We can either learn from our failures or fail to learn. I’ve seen some people who gave their best and failed, and from that point forward they never made any effort to try again. Think about the persistence of Edison who saw his life experiences as a learning lab: “Many of life’s failures are people who did not realize how close they were to success when they gave up.”
Some of the main characters of the Bible, were close to success, but allowed their failure to define them:
• Abraham lied on several occasions.
• Moses had a fit of anger that kept him from entering the Promised Land.
• King Saul became so self-important that he engaged in work reserved for only a priest.
• Samson could subdue anything except his own desires.
• King David engaged in an adulterous affair.
• Peter failed time after time
The difference in the lives of these people is that some of them learned from their failures and took corrective action: The others failed to learn.
Edison also said that, “Failure is really a matter of conceit. People don’t work hard because, in their conceit, they imagine they’ll succeed without ever making an effort. Most people believe that they’ll wake up some day and find themselves rich. Actually, they’ve got it half right, because eventually they do wake up.”
As I think of Edison’s equation, I’m reminded of Paul’s words: “Knowing the time, it is already the hour for you to wake up from sleep, for now our salvation is nearer than when we first believed. The night is nearly over, and the daylight is near, so let us discard the deeds of darkness and put on the armor of light (Romans 13).”
Wake up to this fact: Today can be a day that you can learn from your failures, or you fail to learn. One is an attitude of strength, and the other is an attitude of weakness; and, as Edison said: “Our greatest weakness lies in giving up. The most certain way to succeed is to try just one more time.”
How about giving life another chance and trying one more time.
Cogito Ergo Sum is a Latin phrase that means I think therefore I am. The little mental messages that flash through the mind act as a backseat driver that determines the direction of a person’s life. They either read the map clearly or they act as a dysfunctional detour.
With this being true, a person needs to give some thought to his thinking. Are you more prone to mindless musings or mindful meditations? Zig Ziglar was an often quoted motivational speaker who knew the importance of the thoughts we think. Ziglar encouraged people to perform a “daily check up from the neck up to avoid stinkin ‘thinkin’.”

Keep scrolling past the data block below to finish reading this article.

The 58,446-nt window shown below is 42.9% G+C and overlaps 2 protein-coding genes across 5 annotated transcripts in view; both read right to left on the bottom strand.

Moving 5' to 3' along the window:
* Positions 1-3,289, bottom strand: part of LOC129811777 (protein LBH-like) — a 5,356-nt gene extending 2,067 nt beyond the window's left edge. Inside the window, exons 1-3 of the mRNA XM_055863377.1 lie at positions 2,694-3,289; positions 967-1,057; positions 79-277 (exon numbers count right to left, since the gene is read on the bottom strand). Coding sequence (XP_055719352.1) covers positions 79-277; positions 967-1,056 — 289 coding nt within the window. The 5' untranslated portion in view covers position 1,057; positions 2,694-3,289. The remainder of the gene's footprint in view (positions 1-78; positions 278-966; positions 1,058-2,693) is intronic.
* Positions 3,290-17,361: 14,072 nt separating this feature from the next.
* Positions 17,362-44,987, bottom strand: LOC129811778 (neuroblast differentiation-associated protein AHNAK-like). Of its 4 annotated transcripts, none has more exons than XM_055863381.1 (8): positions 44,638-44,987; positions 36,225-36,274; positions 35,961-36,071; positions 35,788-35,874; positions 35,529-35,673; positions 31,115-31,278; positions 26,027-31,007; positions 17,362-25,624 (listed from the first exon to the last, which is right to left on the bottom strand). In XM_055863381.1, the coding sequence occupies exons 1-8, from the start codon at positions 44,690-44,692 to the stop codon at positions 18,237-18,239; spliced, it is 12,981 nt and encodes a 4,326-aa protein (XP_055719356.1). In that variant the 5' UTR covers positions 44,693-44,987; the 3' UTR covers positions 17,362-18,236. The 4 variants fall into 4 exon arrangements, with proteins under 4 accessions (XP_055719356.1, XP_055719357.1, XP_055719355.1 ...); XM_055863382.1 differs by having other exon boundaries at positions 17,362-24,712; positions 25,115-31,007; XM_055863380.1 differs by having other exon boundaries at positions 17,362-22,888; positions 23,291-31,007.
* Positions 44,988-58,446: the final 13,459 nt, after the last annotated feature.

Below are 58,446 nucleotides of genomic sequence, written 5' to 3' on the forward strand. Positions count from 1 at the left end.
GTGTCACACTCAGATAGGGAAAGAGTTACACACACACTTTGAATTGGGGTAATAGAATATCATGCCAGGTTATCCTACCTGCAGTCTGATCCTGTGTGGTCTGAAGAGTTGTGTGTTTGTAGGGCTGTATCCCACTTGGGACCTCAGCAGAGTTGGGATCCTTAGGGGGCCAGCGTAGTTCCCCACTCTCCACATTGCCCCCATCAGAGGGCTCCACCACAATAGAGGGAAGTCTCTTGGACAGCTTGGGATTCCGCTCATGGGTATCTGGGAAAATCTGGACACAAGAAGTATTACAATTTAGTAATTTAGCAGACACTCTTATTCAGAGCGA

Ziglar was a Christian, and it’s possible that some of his quotes were Scripture-based. The words of the Apostle Paul may have provided Ziglar some food for thought: We demolish arguments and every high-minded thing that is raised up against the knowledge of God, taking every thought captive to obey Christ (2 CorInthians 10:5).
Let me share a couple more Ziglarisms:
- Remember that failure is an event, not a person.
- You will get all you want in life, if you help enough other people get what they want.
- People often say motivation doesn’t last. Neither does bathing—that’s why we recommend it daily.
- If you go looking for a friend, you’re going to find they’re scarce. If you go out to be a friend, you’ll find them everywhere.
- Your attitude, not your aptitude, will determine your altitude.
When the Apostle Paul wrote to the church at Philippi, he encouraged them to think about their thoughts: Finally brothers, whatever is true, whatever is honorable, whatever is just, whatever is pure, whatever is lovely, whatever is commendable—if there is any moral excellence and if there is any praise—dwell on these things.
Have you given much thought about how you will think in 2014? Here are a couple of suggestions:
- Think excellent thoughts and not ones of mediocrity
- Think thoughts that are full of compassion and not misdirected passion
- Think constructive and not destructive thoughts
- Think powerful thoughts of faith instead of paralyzing thoughts of fear
- Think thoughts of reconciliation and not retaliation
Thomas Edison once said that, Five percent of the people think; ten percent of the people think they think; and the other eighty-five percent would rather die than think.
Where are you in Edison’s equation and are your thoughts mindless musings or mindful meditations?